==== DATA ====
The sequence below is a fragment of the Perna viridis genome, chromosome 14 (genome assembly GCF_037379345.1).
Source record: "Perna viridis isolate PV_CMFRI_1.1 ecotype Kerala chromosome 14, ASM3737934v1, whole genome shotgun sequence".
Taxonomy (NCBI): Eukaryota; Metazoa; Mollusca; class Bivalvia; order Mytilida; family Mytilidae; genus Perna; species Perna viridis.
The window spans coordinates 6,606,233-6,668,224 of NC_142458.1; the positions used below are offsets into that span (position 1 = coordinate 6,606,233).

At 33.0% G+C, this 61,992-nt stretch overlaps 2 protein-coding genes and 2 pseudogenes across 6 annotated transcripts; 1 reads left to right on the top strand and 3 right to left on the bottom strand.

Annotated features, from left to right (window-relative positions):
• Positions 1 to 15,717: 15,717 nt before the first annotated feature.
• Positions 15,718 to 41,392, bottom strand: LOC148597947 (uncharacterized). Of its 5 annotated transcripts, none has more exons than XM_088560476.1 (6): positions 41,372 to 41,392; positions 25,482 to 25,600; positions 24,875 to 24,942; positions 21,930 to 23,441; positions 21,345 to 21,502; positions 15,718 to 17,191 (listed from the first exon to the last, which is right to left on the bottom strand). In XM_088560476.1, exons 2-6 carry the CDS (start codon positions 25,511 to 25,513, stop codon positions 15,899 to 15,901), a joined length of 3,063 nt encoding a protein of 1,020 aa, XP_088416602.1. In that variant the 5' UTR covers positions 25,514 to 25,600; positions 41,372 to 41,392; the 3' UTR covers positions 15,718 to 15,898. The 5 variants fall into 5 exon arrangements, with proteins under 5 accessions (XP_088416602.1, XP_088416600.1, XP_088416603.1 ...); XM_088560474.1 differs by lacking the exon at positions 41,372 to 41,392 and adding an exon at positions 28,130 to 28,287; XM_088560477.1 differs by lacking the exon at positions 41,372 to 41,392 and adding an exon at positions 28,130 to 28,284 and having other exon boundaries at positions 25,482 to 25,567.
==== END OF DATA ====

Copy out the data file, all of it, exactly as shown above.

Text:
The sequence below is a fragment of the Perna viridis genome, chromosome 14 (genome assembly GCF_037379345.1).
Source record: "Perna viridis isolate PV_CMFRI_1.1 ecotype Kerala chromosome 14, ASM3737934v1, whole genome shotgun sequence".
Taxonomy (NCBI): Eukaryota; Metazoa; Mollusca; class Bivalvia; order Mytilida; family Mytilidae; genus Perna; species Perna viridis.
The window spans coordinates 6,606,233-6,668,224 of NC_142458.1; the positions used below are offsets into that span (position 1 = coordinate 6,606,233).

At 33.0% G+C, this 61,992-nt stretch overlaps 2 protein-coding genes and 2 pseudogenes across 6 annotated transcripts; 1 reads left to right on the top strand and 3 right to left on the bottom strand.

Annotated features, from left to right (window-relative positions):
• Positions 1 to 15,717: 15,717 nt before the first annotated feature.
• Positions 15,718 to 41,392, bottom strand: LOC148597947 (uncharacterized). Of its 5 annotated transcripts, none has more exons than XM_088560476.1 (6): positions 41,372 to 41,392; positions 25,482 to 25,600; positions 24,875 to 24,942; positions 21,930 to 23,441; positions 21,345 to 21,502; positions 15,718 to 17,191 (listed from the first exon to the last, which is right to left on the bottom strand). In XM_088560476.1, exons 2-6 carry the CDS (start codon positions 25,511 to 25,513, stop codon positions 15,899 to 15,901), a joined length of 3,063 nt encoding a protein of 1,020 aa, XP_088416602.1. In that variant the 5' UTR covers positions 25,514 to 25,600; positions 41,372 to 41,392; the 3' UTR covers positions 15,718 to 15,898. The 5 variants fall into 5 exon arrangements, with proteins under 5 accessions (XP_088416602.1, XP_088416600.1, XP_088416603.1 ...); XM_088560474.1 differs by lacking the exon at positions 41,372 to 41,392 and adding an exon at positions 28,130 to 28,287; XM_088560477.1 differs by lacking the exon at positions 41,372 to 41,392 and adding an exon at positions 28,130 to 28,284 and having other exon boundaries at positions 25,482 to 25,567.